© All Rights Reserved

91 views

BKM 10e Chap013 SM Final

© All Rights Reserved

- BKM Ch 01 Answers
- BKM 10e Chap004 SM Final
- BKM 10e Chap005 SM Final
- BKM 10e Chap011 SM Final
- Lecture 3-CAPM and APT
- Solutions Bodie Investments
- BKM 10e Chap001 SM Final
- BKM 10e Chap008 SM Final
- Investments Bodie Kane Marcus Solutions
- Bodie Kane Marcus 8th Edition Solution Ch 1 4
- BKM 10e Chap007 SM Final
- BKM 10e Chap010 SM Final
- Risk & Return
- BKM 10e Chap003 SM Final (1)
- BKM 10e Chap006 SM Final
- BKM 10e Chap012 SM Final
- BKM 10e Chap009 SM Final
- BKM 10e Chap002 SM Final (4)
- Chap007.doc
- Chap 003

You are on page 1of 11

PROBLEM SETS

1.

index) performs better than the CAPM, it is still quite possible that the consumption

portfolio does not capture the size and growth characteristics captured by the SMB

(i.e., small minus big capitalization) and HML (i.e., high minus low book-to-market

ratio) factors of the Fama-French three-factor model. Therefore, it is expected that

the Fama-French model with consumption provides a better explanation of returns

than does the model with consumption alone.

2.

volatility and consumption volatility should also be positively correlated. Periods of

high market volatility might coincide with periods of high consumption volatility.

The conventional CAPM focuses on the covariance of security returns with returns

for the market portfolio (which in turn tracks aggregate wealth), while the

consumption-based CAPM focuses on the covariance of security returns with returns

for a portfolio that tracks consumption growth. However, to the extent that wealth

and consumption are correlated, both versions of the CAPM might represent

patterns in actual returns reasonably well.

To see this formally, suppose that the CAPM and the consumption-based model are

approximately true. According to the conventional CAPM, the market price of risk

equals expected excess market return divided by the variance of that excess return.

According to the consumption-beta model, the price of risk equals expected excess

market return divided by the covariance of RM with g, where g is the rate of

consumption growth. This covariance equals the correlation of RM with g times the

product of the standard deviations of the variables. Combining the two models, the

correlation between RM and g equals the standard deviation of RM divided by the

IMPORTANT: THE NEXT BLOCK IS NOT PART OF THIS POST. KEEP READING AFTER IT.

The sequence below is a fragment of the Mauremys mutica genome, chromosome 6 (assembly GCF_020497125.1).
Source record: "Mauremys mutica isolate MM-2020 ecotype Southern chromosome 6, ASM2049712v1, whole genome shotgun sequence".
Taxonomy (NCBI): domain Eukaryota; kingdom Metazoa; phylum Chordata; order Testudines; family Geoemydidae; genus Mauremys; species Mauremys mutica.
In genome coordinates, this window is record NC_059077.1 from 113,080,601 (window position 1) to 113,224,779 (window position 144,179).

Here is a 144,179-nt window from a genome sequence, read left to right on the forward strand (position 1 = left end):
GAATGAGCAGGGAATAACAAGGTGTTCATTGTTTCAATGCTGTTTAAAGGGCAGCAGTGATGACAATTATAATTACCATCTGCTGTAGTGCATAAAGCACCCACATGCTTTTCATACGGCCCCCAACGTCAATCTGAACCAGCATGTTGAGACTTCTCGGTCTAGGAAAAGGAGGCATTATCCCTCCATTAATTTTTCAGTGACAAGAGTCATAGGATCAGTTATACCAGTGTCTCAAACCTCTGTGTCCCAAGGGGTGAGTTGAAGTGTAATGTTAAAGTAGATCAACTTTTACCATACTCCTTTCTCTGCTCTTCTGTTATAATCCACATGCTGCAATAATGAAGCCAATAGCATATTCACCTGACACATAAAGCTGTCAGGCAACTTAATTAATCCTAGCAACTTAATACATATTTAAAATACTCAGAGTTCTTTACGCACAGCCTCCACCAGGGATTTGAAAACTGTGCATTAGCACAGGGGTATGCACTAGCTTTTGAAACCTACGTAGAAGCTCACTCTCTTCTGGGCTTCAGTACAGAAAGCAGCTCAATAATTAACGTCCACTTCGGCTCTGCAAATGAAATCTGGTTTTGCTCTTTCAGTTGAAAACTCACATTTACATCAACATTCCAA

standard deviation of g. Accordingly, if the correlation between RM and g is relatively

stable, then an increase in market volatility will be accompanied by an increase in the

volatility of consumption growth.

13-1

Note: For the following problems, the focus is on the estimation procedure. To keep

the exercise feasible, the sample was limited to returns on nine stocks plus a market

index and a second factor over a period of 12 years. The data were generated to

conform to a two-factor CAPM so that actual rates of return equal CAPM

expectations plus random noise, and the true intercept of the SCL is zero for all

stocks. The exercise will provide a feel for the pitfalls of verifying social-science

models. However, due to the small size of the sample, results are not always

consistent with the findings of other studies as reported in the chapter.

3.

Using the regression feature of Excel with the data presented in the text, the firstpass (SCL) estimation results are:

Stock:

R-square

Observations

Alpha

Beta

t-Alpha

t-Beta

A

B

C

D

0.06 0.06 0.06 0.37

12

12

12

12

9.00 -0.63 -0.64 -5.05

-0.47 0.59 0.42 1.38

0.73 -0.04 -0.06 -0.41

-0.81 0.78 0.78 2.42

E

F

0.17 0.59

12

12

0.73 -4.53

0.90 1.78

0.05 -0.45

1.42 3.83

G

H

0.06 0.67

12

12

5.94 -2.41

0.66 1.91

0.33 -0.27

0.78 4.51

4.

The hypotheses for the second-pass regression for the SML are:

The intercept is zero.

The slope is equal to the average return on the index portfolio.

5.

Average

E

x

c

e

s

s

R

e

t

u

r

n

A

B

C

D

E

F

5.18

4.19

2.75

6.15

8.05

9.90

Beta

-0.47

0.59

0.42

1.38

0.90

1.78

13-2

I

0.70

12

5.92

2.08

0.64

4.81

G

H

I

M

11.32

13.11

22.83

8.12

0.66

1.91

2.08

13-3

T

Regression Statistics

Multiple R

0.7074

R-square

0.5004

Adjusted R-square

0.4291

Standard error

4.6234

Observations

9

Intercept

Slope

Coefficients

Standard

Error

t Statistic

for =0

t Statistic

for =8.12

3.92

5.21

2.54

1.97

1.54

2.65

-1.48

6.

As we saw in the chapter, the intercept is too high (3.92% per year instead of 0) and

the slope is too flat (5.21% instead of a predicted value equal to the sample-average

risk premium: rM rf = 8.12%). The intercept is not significantly greater than zero

(the t-statistic is less than 2) and the slope is not significantly different from its

theoretical value (the t-statistic for this hypothesis is 1.48). This lack of statistical

significance is probably due to the small size of the sample.

7.

Arranging the securities in three portfolios based on betas from the SCL estimates,

the first pass input data are:

Year

ABC

1

15.05

2

-16.76

3

19.67

4

-15.83

5

47.18

6

-2.26

7

-18.67

8

-6.35

9

7.85

10

21.41

11

-2.53

12

-0.30

Average

4.04

Std. Dev. 19.30

DEG

25.86

-29.74

-5.68

-2.58

37.70

53.86

15.32

36.33

14.08

12.66

-50.71

-4.99

8.51

29.47

FHI

56.69

-50.85

8.98

35.41

-3.25